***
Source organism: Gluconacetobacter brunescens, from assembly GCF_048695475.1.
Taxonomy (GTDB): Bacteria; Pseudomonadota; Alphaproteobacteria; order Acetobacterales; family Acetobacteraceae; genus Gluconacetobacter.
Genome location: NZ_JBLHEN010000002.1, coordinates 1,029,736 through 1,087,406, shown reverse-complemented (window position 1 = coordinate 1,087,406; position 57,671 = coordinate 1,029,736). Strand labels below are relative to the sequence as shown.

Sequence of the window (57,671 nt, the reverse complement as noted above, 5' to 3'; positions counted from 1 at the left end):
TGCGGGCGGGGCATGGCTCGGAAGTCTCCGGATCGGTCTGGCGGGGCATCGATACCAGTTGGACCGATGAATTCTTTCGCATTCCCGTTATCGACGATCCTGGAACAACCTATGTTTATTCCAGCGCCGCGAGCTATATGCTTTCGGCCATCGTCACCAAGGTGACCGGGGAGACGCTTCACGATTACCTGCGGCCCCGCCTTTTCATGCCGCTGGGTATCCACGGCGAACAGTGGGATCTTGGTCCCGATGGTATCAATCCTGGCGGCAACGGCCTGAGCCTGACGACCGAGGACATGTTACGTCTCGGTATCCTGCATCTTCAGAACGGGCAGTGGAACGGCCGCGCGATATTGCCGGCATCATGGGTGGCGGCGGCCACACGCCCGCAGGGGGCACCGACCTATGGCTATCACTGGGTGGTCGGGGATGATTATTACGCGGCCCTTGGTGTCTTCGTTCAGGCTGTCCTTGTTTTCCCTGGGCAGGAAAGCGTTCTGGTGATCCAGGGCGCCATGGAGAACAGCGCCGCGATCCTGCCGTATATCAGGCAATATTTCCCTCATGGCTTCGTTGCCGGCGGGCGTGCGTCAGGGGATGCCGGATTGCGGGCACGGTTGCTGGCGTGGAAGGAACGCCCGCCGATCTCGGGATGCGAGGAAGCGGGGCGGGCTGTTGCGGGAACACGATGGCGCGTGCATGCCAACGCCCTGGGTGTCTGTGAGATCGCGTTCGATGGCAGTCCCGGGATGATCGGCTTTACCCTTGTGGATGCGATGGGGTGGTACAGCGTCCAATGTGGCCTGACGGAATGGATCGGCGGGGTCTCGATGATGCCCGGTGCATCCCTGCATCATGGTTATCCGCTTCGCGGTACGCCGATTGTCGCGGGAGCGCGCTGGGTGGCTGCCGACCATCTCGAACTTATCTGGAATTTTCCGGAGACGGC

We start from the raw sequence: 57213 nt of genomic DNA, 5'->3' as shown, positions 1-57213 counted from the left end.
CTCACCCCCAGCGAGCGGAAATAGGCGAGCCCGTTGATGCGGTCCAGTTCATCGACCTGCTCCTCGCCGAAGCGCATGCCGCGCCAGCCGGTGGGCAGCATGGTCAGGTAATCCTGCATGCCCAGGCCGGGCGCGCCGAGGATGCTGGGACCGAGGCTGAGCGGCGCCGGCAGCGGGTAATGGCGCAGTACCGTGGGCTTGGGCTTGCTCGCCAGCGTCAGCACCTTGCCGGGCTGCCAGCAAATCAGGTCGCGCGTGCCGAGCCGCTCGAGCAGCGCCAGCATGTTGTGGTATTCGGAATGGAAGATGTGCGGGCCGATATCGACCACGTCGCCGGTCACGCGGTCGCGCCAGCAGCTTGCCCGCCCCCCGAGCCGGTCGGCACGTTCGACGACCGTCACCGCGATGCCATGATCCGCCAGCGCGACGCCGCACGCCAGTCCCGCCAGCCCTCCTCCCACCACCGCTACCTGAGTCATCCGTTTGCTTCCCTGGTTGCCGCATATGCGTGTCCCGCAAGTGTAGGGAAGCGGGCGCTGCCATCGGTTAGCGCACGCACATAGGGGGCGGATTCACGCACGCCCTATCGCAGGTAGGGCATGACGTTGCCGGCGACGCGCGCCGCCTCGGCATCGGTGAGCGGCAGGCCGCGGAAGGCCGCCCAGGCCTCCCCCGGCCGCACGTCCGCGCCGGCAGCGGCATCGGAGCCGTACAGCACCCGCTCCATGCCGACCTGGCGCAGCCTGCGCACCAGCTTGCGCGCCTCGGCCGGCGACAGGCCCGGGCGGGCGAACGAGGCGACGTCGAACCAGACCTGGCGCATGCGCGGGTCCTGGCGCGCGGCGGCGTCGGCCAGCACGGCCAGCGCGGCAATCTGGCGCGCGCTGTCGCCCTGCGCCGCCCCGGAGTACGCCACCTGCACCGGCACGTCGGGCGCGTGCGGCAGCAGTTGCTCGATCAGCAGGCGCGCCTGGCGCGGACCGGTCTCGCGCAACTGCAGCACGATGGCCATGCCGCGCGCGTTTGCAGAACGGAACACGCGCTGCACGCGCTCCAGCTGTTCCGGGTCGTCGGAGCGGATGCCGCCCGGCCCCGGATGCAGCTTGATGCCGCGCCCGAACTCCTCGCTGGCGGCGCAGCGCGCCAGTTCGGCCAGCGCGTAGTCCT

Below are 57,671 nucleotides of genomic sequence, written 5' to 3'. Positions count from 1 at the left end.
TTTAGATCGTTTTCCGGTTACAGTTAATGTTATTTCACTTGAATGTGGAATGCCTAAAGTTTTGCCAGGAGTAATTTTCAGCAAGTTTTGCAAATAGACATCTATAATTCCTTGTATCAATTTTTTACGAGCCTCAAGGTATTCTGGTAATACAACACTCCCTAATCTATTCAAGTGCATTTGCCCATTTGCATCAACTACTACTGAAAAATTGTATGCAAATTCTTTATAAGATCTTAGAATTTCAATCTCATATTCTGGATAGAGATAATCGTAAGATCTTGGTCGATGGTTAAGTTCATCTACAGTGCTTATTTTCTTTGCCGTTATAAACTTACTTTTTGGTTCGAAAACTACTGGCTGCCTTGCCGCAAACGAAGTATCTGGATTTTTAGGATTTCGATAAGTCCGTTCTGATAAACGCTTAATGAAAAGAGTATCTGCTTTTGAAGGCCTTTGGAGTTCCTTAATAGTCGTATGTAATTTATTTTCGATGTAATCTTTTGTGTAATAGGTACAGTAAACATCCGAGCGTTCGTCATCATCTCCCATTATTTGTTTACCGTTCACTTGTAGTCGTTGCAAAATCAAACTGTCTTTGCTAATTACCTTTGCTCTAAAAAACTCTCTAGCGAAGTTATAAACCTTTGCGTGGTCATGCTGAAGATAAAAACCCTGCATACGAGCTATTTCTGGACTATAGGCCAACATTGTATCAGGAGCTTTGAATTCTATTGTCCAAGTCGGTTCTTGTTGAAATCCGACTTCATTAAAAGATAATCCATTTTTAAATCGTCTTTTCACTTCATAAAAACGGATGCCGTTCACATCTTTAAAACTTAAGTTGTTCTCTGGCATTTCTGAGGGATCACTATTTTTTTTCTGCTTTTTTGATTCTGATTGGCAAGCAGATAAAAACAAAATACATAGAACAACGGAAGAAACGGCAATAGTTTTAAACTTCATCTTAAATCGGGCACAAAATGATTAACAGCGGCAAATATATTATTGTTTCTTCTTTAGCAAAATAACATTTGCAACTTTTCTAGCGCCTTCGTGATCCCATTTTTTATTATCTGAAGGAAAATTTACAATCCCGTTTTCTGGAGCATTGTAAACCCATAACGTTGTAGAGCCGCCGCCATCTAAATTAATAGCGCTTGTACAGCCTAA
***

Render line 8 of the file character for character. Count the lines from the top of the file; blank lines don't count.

Below are 57,671 nucleotides of genomic sequence, written 5' to 3'. Positions count from 1 at the left end.